I'm pleased to speak in support of the motion moved by the member for Scullin, and I thank him for the great work that he's doing in this area. I also thank the member for Scullin for appearing in a recent Zoom visit in Queensland to speak on much the same matters that were raised in this motion.
I've stood here many times to talk about racism, as have members on both sides of the chamber. It is something that the Parliament of Australia has been very strong on more recently. Each time I talk about racism, it gets me thinking: what will it take, what will it actually take? Unfortunately, fear is a great driver of our emotions and our actions. Why are we afraid, and what are we actually afraid of? The reality is that each and every one of us is exactly the same: when we bleed, our blood is red.
In the first weeks of the COVID-19 crisis, all across our nation, we saw behavioural change. We saw fear spread and manifest itself in some very unexpected ways—the hoarding of large packs of toilet paper was certainly a surprise; hoarding tins of tomatoes and all the pasta in the world—and for weeks we were all stuck at home with growing anxiety and, in some cases, for some people, anger and bewilderment. We were looking for some sort of answer to blame the unpredictable and frightening circumstances that come with a global pandemic. This is not a good mix, because it means there is a large audience out there who are vulnerable to misinformation as they spend their time online looking for answers that will give them certainty. Unfortunately, the mulga wire has become a vulgar liar.
Only last week ASIO issued a warning that the far Right is using COVID-19 as a cover to push its dangerous ideas and recruit new members. This means that right-wing rhetoric is now reaching the unprecedented audience of those stuck at home, increasingly socially isolated and spending time online because of the pandemic.
According to Deakin University's Matteo Vergani, an expert in countering militant extremism and hate crime, 'COVID-19 has created fertile ground for extremists to spread their rhetoric'. And ASIO's assessment, as reported by ABC's Background Briefing is:
We assess the COVID-19 pandemic has reinforced an extreme right-wing belief in the inevitability of societal collapse and a 'race war'.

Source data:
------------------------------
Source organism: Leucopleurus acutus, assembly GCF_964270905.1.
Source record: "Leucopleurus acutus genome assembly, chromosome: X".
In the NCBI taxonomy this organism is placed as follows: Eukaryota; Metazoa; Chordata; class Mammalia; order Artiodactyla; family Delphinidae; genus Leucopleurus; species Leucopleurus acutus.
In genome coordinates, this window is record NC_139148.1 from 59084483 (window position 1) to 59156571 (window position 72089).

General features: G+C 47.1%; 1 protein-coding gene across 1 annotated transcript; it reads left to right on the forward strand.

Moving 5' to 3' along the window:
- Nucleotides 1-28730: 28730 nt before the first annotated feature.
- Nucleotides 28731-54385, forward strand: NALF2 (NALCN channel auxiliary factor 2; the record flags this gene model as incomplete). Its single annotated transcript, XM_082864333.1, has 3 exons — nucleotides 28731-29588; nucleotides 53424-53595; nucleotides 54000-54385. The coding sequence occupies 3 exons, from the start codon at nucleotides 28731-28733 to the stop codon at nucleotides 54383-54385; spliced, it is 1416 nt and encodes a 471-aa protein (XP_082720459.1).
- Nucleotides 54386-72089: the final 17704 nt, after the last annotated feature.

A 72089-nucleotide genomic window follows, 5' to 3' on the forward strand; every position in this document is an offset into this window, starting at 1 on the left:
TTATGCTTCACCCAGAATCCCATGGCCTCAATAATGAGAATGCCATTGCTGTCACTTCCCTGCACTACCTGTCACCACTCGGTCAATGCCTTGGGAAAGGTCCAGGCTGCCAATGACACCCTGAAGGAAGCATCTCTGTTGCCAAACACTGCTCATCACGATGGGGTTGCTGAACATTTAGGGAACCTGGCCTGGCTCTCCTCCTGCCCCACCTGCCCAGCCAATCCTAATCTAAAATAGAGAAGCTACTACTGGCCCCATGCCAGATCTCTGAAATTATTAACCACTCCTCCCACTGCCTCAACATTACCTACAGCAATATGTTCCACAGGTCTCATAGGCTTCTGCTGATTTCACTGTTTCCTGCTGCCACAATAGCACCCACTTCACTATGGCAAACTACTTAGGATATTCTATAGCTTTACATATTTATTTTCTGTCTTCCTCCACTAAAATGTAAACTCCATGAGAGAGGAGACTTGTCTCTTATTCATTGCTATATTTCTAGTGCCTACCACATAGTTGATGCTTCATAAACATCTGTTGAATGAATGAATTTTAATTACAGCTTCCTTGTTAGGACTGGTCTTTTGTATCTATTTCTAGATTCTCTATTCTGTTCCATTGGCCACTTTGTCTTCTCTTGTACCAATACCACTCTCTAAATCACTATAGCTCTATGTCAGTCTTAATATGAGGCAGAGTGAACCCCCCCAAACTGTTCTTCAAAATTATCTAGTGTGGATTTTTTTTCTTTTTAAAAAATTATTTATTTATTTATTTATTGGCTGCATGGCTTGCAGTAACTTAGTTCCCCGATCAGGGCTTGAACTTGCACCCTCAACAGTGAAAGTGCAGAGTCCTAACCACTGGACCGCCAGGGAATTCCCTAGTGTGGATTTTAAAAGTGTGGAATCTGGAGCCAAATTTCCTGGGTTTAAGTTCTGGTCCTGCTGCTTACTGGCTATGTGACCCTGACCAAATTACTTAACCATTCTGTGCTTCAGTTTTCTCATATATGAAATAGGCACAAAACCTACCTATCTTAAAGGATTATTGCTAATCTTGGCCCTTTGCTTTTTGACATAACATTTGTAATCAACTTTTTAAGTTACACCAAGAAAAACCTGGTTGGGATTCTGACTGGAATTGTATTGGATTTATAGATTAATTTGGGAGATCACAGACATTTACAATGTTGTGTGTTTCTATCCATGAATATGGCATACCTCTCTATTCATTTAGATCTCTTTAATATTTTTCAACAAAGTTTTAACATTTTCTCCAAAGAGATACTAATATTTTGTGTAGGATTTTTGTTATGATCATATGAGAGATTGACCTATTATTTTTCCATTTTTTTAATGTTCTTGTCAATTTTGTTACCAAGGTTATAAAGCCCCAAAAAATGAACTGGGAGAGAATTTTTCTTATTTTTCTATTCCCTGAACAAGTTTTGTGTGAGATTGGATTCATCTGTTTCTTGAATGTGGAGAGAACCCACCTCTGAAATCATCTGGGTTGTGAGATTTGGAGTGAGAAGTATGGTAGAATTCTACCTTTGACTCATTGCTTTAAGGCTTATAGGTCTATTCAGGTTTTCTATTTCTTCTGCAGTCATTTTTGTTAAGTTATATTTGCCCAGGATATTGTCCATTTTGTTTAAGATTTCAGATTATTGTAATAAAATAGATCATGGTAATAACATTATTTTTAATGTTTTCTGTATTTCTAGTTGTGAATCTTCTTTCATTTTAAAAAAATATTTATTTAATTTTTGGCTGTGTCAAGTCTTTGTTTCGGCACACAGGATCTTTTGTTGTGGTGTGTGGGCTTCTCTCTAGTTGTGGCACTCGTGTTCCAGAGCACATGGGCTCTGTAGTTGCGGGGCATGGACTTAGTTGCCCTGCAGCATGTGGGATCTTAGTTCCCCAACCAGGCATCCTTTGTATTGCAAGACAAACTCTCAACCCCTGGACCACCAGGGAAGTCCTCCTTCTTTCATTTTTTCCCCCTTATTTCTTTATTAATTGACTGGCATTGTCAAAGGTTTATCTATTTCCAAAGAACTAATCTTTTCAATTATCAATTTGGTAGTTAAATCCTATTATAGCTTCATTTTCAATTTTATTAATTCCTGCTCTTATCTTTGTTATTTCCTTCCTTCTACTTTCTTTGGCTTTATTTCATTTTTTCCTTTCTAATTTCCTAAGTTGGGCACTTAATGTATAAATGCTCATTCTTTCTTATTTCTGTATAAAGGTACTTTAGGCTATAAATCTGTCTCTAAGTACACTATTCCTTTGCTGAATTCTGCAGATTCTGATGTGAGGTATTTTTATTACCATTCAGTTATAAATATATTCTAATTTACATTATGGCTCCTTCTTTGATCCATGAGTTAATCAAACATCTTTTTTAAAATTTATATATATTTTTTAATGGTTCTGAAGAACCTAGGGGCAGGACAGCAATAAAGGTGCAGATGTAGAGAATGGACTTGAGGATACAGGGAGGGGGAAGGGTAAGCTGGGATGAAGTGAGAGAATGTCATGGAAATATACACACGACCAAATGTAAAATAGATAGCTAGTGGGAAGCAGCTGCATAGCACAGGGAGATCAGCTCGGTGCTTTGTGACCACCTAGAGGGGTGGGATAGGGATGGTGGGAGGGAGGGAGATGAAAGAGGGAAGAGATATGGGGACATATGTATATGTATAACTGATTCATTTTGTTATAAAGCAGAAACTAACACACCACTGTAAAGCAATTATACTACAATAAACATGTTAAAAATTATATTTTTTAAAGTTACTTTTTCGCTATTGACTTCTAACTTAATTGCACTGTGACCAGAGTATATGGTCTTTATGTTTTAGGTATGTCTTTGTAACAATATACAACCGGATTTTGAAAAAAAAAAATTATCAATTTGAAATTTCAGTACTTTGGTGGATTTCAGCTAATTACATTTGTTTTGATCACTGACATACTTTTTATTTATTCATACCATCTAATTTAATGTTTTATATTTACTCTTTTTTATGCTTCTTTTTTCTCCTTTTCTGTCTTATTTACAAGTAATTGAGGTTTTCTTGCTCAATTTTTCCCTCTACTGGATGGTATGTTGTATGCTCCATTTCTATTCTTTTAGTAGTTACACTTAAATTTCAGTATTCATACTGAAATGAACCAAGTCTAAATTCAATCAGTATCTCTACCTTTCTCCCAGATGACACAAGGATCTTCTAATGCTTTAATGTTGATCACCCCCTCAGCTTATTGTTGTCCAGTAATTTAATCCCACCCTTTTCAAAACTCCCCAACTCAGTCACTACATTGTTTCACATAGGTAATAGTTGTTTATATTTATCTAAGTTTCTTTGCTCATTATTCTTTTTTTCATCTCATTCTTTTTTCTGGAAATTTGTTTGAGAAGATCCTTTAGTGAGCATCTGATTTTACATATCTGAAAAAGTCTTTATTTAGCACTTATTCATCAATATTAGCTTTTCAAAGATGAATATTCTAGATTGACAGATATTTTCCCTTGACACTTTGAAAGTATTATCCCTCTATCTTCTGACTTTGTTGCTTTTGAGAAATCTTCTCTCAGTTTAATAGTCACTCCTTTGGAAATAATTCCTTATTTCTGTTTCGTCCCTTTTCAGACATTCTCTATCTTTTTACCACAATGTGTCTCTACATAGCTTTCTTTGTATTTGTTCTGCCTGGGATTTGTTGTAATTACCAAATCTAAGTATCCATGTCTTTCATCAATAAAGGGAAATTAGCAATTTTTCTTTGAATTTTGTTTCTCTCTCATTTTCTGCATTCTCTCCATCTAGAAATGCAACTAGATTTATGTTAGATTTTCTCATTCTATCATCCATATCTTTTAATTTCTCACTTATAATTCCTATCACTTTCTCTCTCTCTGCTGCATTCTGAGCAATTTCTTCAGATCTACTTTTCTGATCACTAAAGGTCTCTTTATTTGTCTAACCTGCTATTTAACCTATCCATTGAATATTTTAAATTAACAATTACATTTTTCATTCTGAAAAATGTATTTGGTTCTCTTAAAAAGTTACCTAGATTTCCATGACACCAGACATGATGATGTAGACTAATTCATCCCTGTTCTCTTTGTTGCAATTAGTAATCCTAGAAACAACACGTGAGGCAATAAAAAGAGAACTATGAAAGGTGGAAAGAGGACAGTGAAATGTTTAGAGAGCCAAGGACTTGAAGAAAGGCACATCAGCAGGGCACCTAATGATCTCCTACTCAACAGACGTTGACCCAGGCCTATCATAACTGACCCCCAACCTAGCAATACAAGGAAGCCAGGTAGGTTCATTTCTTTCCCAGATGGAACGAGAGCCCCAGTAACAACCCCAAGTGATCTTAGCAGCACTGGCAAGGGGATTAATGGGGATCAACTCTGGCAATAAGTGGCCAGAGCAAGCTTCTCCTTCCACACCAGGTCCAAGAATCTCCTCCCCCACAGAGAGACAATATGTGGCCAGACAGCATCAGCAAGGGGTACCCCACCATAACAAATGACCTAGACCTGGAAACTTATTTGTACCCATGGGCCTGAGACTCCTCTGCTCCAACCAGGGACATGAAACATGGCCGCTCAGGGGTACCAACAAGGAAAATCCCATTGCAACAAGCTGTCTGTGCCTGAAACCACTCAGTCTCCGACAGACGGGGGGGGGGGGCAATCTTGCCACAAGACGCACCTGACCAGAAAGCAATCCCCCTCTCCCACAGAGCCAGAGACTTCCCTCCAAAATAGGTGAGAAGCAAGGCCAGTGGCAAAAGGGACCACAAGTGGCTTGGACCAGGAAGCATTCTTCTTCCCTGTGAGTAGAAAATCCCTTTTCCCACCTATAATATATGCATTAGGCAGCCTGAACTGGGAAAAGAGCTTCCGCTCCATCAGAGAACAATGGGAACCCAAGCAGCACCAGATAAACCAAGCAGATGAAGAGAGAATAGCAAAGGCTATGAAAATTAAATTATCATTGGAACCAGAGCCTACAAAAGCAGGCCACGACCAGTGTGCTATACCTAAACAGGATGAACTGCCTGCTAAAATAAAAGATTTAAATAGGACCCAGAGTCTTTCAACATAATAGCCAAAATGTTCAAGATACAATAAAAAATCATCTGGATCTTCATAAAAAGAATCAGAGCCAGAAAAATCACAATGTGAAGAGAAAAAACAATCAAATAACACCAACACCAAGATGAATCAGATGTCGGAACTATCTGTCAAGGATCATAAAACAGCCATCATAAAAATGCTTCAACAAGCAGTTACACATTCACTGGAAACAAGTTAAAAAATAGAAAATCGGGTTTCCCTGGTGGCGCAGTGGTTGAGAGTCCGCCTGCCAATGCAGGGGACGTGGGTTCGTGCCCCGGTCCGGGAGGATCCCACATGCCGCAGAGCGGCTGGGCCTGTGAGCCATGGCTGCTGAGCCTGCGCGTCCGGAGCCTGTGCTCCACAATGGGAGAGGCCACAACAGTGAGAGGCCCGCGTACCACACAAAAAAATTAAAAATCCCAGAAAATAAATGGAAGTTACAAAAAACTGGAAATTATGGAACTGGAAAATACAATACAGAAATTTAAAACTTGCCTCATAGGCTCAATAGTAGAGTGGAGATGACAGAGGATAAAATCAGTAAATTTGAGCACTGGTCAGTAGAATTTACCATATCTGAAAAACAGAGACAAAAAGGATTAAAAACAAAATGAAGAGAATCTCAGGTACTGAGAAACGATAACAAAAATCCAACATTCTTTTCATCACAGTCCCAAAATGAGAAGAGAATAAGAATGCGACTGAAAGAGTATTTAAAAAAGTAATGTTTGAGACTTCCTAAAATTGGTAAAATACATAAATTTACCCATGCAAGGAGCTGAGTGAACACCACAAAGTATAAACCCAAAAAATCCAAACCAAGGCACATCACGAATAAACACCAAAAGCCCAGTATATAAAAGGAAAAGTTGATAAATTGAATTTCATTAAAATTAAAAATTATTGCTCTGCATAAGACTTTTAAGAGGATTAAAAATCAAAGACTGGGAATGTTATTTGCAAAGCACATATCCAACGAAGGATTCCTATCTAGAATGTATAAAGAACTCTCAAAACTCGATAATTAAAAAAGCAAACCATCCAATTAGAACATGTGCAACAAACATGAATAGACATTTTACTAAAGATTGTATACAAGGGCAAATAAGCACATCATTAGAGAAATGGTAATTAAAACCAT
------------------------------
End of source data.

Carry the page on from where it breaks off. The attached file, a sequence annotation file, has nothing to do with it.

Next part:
ASIO's report suggests:
Messages have been posted on burgeoning COVID-19 conspiracy forums, providing links to white supremacist forums which promote violent extremism and often blame China and Chinese people for the virus.
Unfortunately, this calculating and destructive behaviour is a threat to our social cohesion and national unity. We should all be alarmed about recent reports that in Brisbane earlier this month neo-Nazis flew swastika flags from my Story Bridge, from Brisbane's Story Bridge. These groups are online and are actively recruiting locally, and we need to stand up to them.
The Australian Chinese community in Moreton recognised the potential danger of the coronavirus immediately. They were fearful and they were cautious. On returning from overseas, they were isolating well before the time when there was any suggestion of overseas arrivals doing this. They supported each other online, in isolation, and they closed down their new year celebrations. It was the right thing to do, and my waistline thanks them I guess. Their instincts were to protect Australia. In other words, they were thinking about the safety of this nation before others started to act on this.
Since the start of the pandemic, Asian Australians have been verbally and physically assaulted, refused service, received death threats and their property has been damaged. Are we going to accept this as the experience of others in our community? Are we going to accept that there are some in our community who think it is okay to behave towards other human beings in this way? No, because Australians are so much better than that, as the member for Scullin has called out so often. The majority of Australians know that Asian Australians did not cause this pandemic. The majority of Australians know that we are all in this together.